Area Homeless Education Programs swamped with influx of homeless students

Community

As we wrap up the first month of the school year, a few school Homeless Education Programs across the Tri-Cities are seeing and increase in student homelessness.

It is a burden no child should have to face: homelessness.

“We serve kiddos that meet the federal definition of homelessness. They lack a fixed regular nighttime residence. Whether they’re couch surfing in a regular motel, or things like that. So, we meet them where they are and serve the entire family with whatever specific needs they have at that time,” Johnson City Schools Homeless Education Program Director Sydnee DeBusk said.

Last year, Johnson City Schools served 256 homeless students. This year so far, students have only been in school for a month and the homeless education program has surpassed 100 students.

“Sometimes they make the calls themselves. A lot of times we receive referrals from community resources from guidance counselors, social workers and food pantry staff and stuff like that.” DeBusk said, “We typically make contact within 24 hours that we receive the referral. We meet them, we kind of talk about the situation, what their needs are and then from there we just kind of address priorities.”

Students are served for the entire rest of the year, once they are identified as homeless.

“We do have some rollover kiddos that are served school year, after school year because their situation doesn’t change but it goes by the school year,” DeBusk said.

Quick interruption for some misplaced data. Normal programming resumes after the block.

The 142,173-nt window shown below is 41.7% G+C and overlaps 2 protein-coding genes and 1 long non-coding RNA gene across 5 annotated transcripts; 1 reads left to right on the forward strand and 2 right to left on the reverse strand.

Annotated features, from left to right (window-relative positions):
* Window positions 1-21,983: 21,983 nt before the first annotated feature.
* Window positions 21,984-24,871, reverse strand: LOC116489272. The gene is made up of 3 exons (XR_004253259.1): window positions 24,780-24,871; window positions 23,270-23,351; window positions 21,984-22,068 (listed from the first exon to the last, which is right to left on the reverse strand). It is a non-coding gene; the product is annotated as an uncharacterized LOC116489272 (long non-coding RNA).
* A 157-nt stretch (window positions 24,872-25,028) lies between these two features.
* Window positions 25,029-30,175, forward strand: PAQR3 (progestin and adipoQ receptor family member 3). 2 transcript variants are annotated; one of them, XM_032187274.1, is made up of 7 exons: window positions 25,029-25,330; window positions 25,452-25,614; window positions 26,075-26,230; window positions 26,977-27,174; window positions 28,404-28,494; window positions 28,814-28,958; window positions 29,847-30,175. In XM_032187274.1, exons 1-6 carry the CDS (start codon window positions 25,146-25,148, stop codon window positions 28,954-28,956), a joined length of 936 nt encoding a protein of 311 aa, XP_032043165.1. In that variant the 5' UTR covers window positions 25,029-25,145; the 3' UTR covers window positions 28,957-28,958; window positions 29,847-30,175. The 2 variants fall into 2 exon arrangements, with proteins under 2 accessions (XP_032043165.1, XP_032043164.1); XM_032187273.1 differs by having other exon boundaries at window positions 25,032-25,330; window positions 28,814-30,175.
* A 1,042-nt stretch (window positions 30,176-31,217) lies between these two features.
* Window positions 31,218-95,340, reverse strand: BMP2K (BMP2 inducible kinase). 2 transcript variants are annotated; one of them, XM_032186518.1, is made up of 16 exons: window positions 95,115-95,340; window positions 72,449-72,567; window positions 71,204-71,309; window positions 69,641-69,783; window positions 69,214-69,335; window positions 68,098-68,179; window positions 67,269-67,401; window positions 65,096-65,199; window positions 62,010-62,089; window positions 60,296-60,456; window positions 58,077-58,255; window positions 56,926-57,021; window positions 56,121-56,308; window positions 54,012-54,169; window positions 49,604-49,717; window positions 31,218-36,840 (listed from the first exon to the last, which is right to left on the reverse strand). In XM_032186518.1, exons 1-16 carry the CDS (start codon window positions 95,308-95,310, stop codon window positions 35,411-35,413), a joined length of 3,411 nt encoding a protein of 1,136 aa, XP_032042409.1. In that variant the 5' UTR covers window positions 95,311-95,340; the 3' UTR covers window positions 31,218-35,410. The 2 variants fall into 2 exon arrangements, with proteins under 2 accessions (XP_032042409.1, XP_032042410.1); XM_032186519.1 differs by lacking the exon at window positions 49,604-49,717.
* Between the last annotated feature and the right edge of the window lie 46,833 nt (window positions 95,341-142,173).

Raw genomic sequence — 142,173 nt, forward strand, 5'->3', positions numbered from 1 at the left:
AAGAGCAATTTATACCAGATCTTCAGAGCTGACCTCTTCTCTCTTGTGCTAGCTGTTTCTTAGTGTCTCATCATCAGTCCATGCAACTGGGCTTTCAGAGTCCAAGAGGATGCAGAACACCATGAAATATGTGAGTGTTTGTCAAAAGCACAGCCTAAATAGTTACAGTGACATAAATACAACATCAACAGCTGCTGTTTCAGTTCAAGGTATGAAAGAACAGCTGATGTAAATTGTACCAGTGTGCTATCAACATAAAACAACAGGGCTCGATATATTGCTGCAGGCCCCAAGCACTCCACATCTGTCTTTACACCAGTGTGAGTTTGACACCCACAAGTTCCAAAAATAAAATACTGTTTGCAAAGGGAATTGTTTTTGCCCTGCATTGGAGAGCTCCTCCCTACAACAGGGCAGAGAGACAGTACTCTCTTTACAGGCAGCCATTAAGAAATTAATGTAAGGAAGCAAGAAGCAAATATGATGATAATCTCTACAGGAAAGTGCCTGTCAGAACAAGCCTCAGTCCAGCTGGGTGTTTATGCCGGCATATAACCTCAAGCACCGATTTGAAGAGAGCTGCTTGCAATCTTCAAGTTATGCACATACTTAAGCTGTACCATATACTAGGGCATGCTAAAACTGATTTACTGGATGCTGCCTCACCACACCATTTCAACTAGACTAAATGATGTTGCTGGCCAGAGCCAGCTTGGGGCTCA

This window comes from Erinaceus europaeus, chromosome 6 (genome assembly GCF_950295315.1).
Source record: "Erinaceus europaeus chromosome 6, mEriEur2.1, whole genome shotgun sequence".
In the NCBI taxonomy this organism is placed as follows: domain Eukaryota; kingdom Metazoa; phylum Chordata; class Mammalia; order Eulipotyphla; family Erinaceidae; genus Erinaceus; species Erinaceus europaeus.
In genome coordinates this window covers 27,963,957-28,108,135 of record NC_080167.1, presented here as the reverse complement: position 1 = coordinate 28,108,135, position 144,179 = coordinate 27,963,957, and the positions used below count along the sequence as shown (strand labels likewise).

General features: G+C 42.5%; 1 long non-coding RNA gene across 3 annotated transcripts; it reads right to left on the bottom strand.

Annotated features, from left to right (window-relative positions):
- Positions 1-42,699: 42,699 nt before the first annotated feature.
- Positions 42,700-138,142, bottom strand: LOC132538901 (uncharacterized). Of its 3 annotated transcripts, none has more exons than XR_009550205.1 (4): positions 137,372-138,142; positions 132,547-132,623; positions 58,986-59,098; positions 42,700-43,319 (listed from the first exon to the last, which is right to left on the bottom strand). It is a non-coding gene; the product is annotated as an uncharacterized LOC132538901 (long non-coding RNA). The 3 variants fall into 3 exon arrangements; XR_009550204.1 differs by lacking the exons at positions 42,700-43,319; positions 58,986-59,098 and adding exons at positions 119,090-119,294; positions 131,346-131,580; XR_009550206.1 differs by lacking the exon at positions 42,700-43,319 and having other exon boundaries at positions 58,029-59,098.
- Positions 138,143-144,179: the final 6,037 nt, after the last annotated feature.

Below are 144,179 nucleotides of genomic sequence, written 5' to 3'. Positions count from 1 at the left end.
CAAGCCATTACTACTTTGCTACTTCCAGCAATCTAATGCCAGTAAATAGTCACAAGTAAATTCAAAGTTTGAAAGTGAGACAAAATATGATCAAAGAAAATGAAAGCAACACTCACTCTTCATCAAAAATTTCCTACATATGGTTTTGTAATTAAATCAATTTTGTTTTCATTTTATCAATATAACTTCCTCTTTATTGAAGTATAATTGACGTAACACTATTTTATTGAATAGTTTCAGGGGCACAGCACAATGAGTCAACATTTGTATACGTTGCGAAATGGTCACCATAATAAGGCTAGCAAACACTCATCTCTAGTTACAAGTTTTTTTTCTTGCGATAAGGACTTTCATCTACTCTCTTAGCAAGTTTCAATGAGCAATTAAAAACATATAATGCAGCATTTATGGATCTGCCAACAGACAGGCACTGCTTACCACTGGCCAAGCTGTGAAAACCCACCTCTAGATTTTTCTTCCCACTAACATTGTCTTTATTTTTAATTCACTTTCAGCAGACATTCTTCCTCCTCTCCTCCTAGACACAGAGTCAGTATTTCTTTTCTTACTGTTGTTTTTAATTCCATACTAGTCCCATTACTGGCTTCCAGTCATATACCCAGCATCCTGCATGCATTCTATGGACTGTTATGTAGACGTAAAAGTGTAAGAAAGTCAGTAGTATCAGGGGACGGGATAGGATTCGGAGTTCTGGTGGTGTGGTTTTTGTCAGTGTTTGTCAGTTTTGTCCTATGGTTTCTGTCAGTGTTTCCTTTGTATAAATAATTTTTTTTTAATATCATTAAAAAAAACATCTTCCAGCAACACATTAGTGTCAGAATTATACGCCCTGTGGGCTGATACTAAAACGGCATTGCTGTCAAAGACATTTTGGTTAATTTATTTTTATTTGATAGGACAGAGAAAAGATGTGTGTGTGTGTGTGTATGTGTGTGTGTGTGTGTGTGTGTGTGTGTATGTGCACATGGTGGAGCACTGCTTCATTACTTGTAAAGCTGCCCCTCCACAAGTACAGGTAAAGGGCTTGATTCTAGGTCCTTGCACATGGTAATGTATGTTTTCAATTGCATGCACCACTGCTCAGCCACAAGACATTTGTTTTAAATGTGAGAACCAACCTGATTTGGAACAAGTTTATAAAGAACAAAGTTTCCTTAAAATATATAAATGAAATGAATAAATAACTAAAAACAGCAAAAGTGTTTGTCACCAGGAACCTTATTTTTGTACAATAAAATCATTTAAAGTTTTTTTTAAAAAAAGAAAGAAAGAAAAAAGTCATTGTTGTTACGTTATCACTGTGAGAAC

With the need also growing in Carter County, the school system has turned the part-time coordinator postion into full-time.

“We want to make sure that they have the same access to education as all other kids,” Student Support Coordinator for Carter County Schools Allison Timbs said.

So far, Carter County Public Schools is serving 42 homeless students. Last year’s year-end total was 100.

Timbs said, “We live in a very rural area, so poverty is one of the biggest reasons. Last year, we also worked with families who were in domestic violence situations and familes who went through natural disasters, such as flooding or house fires.”

This year, Carter County Public Schools has created the “Hope Room”, which holds the supplies of students’ basic needs.

“All times, we’ll have on hand clothes, shoes, hygiene items, basic household items, food. That way we’re just able to help meet those basic needs of our students,” Timbs said.

Timbs explained students often struggle with stress and anxiety which then causes them to struggle in school.

“So, when we’re able to step in, help meet those needs, you really can see the relief and the joy of being able to provide them with things like the clothes or school supplies,” Timbs said.

Items are accepted based on the current need. If you would like to help with donations, you can reach out to your local school system for a complete list.

We reached out to schools systems in our area. This is what we found. Here is a list of a few others schools in our area thus far:

  • Carter County Public Schools is serving 42. Last year’s year-end total was 100.
  • Bristol Tennessee Public Schools is serving 77. Last year’s total was 152.
  • Bristol Virginia Public Schools is serving 26, compared to last year’s 67.
  • Johnson City Schools is serving 101 students. Last year’s year-end total was 256.
  • Kingsport City Schools is serving 100 homeless students. Last year’s year-end total was 284.
  • Smyth County Public Schools is serving 3. Last year’s year-end total was 9.

If you would like to help students in your area, reach out to your respective school systems.

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